How Much Cash Do I Need to Launch My Own Business?

By the Small Business Experts at

Whether you’re launching a brand new business or launching a new division of an existing one, it’s crucial that you stop and figure out exactly how much money you’ll need. The biggest mistake entrepreneurs make is over-estimating revenues and under-estimating expenses, when in fact the opposite approach should prevail. This kind of “entrepreneurial optimism” is usually welcome, but it can prove to be dangerous when planning hard numbers.

A new business or initiative will always require time before it starts to generate revenue. Excited about your new venture, it’s easy to think customer cash will start rolling in quickly, when in reality, every small business goal usually takes longer to achieve than we think it will.

When calculating your startup budget, you first need to consider your operating and capital costs.


What are operating costs?

Operating costs are “soft” expenses you will pay every month, including items such as rent, hydro, telephone bills, advertising, wages and office supplies.


What are capital costs?

Capital costs include “hard” expenses that are typically one-time investments to get up and running, such as equipment, inventory, vehicles, buildings, renovations and computers.


TIP: Your startup budget should include all of your one-time capital costs plus six months of monthly operating costs.



What about revenue during those first six months? The key is to assume that you will make no money at all. You likely will—but if you can raise sufficient funds to cover all costs for half a year, any income you earn is a bonus. Give your business time to grow by relieving revenue pressure. By excluding revenue projections for six months you will be over-estimating expenses and under-estimating revenues—leaving you free to work on your business instead of scrambling for sales.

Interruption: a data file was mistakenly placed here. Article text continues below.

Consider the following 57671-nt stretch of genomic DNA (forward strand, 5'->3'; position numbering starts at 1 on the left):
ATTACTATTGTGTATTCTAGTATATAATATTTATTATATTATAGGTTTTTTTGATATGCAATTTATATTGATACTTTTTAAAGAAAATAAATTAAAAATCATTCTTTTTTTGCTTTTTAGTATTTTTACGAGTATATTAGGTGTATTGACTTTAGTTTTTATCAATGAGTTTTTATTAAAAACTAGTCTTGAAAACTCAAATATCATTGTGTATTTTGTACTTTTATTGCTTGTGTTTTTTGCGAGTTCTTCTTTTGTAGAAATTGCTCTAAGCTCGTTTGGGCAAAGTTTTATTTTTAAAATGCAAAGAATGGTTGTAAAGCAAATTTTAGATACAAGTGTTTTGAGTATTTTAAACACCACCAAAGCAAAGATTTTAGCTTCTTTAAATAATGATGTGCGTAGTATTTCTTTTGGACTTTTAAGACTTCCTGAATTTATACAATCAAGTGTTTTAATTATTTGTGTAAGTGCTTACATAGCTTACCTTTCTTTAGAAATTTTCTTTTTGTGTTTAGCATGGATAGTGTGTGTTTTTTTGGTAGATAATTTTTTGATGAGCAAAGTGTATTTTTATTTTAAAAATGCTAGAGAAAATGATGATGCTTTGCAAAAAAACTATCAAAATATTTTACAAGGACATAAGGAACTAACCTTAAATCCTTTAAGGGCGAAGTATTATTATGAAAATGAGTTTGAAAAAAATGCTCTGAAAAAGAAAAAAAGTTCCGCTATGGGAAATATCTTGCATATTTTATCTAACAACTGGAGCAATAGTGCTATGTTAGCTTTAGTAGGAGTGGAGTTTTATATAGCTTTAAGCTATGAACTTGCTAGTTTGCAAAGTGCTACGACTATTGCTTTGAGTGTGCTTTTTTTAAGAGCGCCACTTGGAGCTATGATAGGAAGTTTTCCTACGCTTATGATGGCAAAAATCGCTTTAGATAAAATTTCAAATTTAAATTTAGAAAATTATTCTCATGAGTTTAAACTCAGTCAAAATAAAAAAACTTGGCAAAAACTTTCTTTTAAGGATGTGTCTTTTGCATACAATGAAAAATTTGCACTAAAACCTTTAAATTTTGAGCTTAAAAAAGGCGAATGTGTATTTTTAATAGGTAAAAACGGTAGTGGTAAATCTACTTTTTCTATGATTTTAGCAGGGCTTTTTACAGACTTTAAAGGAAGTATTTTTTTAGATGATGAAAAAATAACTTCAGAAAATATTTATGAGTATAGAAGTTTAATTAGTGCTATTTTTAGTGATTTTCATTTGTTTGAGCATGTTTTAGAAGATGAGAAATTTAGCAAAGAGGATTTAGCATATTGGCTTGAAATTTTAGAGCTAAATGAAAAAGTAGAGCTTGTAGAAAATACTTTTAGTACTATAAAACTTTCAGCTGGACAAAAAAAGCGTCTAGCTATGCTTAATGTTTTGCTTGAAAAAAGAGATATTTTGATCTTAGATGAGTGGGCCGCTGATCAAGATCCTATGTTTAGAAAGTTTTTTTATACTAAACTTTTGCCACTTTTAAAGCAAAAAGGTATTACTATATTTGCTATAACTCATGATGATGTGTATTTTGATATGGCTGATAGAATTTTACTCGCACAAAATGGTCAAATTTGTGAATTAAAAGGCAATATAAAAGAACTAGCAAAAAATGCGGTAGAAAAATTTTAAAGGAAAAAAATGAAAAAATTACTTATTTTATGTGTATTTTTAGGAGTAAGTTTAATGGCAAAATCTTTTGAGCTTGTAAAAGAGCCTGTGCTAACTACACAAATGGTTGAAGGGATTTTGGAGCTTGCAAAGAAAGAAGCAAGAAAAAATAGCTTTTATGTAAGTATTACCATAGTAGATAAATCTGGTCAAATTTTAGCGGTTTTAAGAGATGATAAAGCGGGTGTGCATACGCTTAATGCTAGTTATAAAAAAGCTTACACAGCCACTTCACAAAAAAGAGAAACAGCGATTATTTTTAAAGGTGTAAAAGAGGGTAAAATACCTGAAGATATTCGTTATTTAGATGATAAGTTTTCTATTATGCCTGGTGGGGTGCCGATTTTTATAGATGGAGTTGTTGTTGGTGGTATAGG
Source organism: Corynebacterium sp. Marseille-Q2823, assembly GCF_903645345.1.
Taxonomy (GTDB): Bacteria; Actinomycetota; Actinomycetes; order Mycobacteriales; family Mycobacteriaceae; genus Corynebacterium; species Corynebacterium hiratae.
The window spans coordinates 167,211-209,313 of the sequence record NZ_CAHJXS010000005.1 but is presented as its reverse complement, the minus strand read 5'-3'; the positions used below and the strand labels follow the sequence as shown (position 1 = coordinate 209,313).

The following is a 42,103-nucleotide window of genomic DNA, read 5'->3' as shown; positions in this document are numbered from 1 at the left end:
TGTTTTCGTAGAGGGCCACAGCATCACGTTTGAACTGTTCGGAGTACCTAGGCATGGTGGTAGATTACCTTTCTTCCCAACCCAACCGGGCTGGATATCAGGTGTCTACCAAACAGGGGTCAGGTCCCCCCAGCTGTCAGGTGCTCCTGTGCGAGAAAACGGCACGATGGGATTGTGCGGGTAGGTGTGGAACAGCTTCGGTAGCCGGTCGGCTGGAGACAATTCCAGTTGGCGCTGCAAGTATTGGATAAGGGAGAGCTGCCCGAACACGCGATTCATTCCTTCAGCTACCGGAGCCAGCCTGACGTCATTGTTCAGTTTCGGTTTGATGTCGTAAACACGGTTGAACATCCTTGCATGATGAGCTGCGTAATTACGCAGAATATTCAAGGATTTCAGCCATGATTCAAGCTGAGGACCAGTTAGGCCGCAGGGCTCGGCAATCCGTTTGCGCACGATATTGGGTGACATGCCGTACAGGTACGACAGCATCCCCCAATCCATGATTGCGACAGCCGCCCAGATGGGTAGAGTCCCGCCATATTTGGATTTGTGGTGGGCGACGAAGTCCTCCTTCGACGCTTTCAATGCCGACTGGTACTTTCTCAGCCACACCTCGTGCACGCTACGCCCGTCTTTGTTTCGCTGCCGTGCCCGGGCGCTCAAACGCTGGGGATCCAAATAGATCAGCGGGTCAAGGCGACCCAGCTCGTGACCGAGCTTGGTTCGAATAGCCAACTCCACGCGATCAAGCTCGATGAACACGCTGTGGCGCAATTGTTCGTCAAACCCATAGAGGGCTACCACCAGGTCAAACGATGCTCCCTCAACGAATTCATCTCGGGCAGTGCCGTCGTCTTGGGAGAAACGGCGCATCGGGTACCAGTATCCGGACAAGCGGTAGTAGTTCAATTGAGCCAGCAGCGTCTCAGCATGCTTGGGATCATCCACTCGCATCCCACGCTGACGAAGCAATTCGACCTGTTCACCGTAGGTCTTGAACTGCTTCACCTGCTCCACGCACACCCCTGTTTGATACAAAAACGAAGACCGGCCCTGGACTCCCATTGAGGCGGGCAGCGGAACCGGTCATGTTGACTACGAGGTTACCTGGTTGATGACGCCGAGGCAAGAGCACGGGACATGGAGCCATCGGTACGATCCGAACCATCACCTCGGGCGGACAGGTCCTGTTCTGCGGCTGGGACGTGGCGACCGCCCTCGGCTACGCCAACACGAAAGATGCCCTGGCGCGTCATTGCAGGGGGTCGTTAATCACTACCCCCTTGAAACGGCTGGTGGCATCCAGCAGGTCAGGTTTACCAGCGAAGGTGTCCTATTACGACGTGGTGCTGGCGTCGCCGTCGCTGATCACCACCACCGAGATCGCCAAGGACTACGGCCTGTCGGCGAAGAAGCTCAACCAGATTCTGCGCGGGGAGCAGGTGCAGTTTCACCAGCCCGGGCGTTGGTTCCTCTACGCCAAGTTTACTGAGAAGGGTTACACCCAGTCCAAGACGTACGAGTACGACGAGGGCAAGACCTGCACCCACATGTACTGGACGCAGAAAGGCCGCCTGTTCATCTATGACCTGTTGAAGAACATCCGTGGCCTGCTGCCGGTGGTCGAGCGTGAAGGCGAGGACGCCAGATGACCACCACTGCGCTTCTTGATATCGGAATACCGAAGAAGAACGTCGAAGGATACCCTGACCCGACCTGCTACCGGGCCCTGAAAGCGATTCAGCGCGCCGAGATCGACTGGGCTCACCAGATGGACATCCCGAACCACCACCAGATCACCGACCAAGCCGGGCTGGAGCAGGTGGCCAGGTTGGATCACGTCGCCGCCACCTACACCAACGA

You must do two things to calculate a realistic startup budget: research the numbers thoroughly and be conservative.


Researching your numbers

Make a list, or obtain a sample for a similar business, of everything you’ll need to start your business, ensuring you include every conceivable expense item—no matter how small. Then, pick up the telephone or go online to price each item and contact suppliers for estimates.

Price out used equipment versus new stuff, shop for items on sale, and always avoid “ballpark” estimates by rolling up your sleeves and accurately pricing everything you will need. Keep detailed records of all expenses you have researched just in case a lender asks you for specific numbers; it will also make it easier to go and purchase those items when you have the money to do so.


Be conservative in your estimates

Remember: you don’t want to under-estimate expenses. Be generous but realistic when identifying the items and services you will need to properly launch your business. Plan for unforeseen costs by adding a ten percent contingency fund to your budget. If you simply can’t live without revenue for six months, enter conservatively low sales numbers into your calculations.

Once you’ve figured out your six-month startup budget, you are ready to go out and raise that money!


How much did it cost you to launch your business? Tweet us your story at @StaplesCanada!


By Andrew Patricio

April 15, 2015